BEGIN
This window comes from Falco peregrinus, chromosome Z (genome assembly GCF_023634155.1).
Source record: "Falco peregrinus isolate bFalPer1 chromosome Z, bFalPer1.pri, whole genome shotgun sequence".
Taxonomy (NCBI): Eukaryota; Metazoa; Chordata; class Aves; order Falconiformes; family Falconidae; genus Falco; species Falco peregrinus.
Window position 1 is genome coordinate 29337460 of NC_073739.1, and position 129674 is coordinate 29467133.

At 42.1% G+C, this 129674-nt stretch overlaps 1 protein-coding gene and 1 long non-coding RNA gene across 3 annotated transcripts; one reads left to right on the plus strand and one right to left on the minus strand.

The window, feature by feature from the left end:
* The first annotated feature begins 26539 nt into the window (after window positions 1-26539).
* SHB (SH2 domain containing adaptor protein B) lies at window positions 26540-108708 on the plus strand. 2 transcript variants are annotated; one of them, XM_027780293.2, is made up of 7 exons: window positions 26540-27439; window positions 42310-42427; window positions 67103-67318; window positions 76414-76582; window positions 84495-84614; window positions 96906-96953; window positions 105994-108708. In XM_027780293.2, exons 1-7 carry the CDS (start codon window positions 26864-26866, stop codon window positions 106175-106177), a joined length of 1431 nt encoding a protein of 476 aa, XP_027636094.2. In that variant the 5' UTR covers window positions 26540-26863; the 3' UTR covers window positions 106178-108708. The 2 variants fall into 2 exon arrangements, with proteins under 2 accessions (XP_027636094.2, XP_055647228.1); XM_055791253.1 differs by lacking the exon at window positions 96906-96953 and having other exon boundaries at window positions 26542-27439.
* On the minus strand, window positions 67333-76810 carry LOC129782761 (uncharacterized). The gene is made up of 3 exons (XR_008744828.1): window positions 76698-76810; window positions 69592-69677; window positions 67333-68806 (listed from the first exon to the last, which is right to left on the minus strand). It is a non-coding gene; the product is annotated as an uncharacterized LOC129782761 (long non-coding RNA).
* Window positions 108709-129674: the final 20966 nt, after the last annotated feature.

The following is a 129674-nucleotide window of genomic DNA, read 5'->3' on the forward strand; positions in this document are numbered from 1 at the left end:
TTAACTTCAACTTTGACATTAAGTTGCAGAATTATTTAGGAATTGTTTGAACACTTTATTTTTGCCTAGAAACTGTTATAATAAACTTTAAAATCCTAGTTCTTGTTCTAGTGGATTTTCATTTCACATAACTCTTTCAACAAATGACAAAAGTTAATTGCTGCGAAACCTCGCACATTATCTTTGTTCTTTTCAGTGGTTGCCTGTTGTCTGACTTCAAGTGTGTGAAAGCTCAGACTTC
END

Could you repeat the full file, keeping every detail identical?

This window comes from Falco peregrinus, chromosome Z (genome assembly GCF_023634155.1).
Source record: "Falco peregrinus isolate bFalPer1 chromosome Z, bFalPer1.pri, whole genome shotgun sequence".
Taxonomy (NCBI): Eukaryota; Metazoa; Chordata; class Aves; order Falconiformes; family Falconidae; genus Falco; species Falco peregrinus.
Window position 1 is genome coordinate 29337460 of NC_073739.1, and position 129674 is coordinate 29467133.

At 42.1% G+C, this 129674-nt stretch overlaps 1 protein-coding gene and 1 long non-coding RNA gene across 3 annotated transcripts; one reads left to right on the plus strand and one right to left on the minus strand.

The window, feature by feature from the left end:
* The first annotated feature begins 26539 nt into the window (after window positions 1-26539).
* SHB (SH2 domain containing adaptor protein B) lies at window positions 26540-108708 on the plus strand. 2 transcript variants are annotated; one of them, XM_027780293.2, is made up of 7 exons: window positions 26540-27439; window positions 42310-42427; window positions 67103-67318; window positions 76414-76582; window positions 84495-84614; window positions 96906-96953; window positions 105994-108708. In XM_027780293.2, exons 1-7 carry the CDS (start codon window positions 26864-26866, stop codon window positions 106175-106177), a joined length of 1431 nt encoding a protein of 476 aa, XP_027636094.2. In that variant the 5' UTR covers window positions 26540-26863; the 3' UTR covers window positions 106178-108708. The 2 variants fall into 2 exon arrangements, with proteins under 2 accessions (XP_027636094.2, XP_055647228.1); XM_055791253.1 differs by lacking the exon at window positions 96906-96953 and having other exon boundaries at window positions 26542-27439.
* On the minus strand, window positions 67333-76810 carry LOC129782761 (uncharacterized). The gene is made up of 3 exons (XR_008744828.1): window positions 76698-76810; window positions 69592-69677; window positions 67333-68806 (listed from the first exon to the last, which is right to left on the minus strand). It is a non-coding gene; the product is annotated as an uncharacterized LOC129782761 (long non-coding RNA).
* Window positions 108709-129674: the final 20966 nt, after the last annotated feature.

The following is a 129674-nucleotide window of genomic DNA, read 5'->3' on the forward strand; positions in this document are numbered from 1 at the left end:
TTAACTTCAACTTTGACATTAAGTTGCAGAATTATTTAGGAATTGTTTGAACACTTTATTTTTGCCTAGAAACTGTTATAATAAACTTTAAAATCCTAGTTCTTGTTCTAGTGGATTTTCATTTCACATAACTCTTTCAACAAATGACAAAAGTTAATTGCTGCGAAACCTCGCACATTATCTTTGTTCTTTTCAGTGGTTGCCTGTTGTCTGACTTCAAGTGTGTGAAAGCTCAGACTTC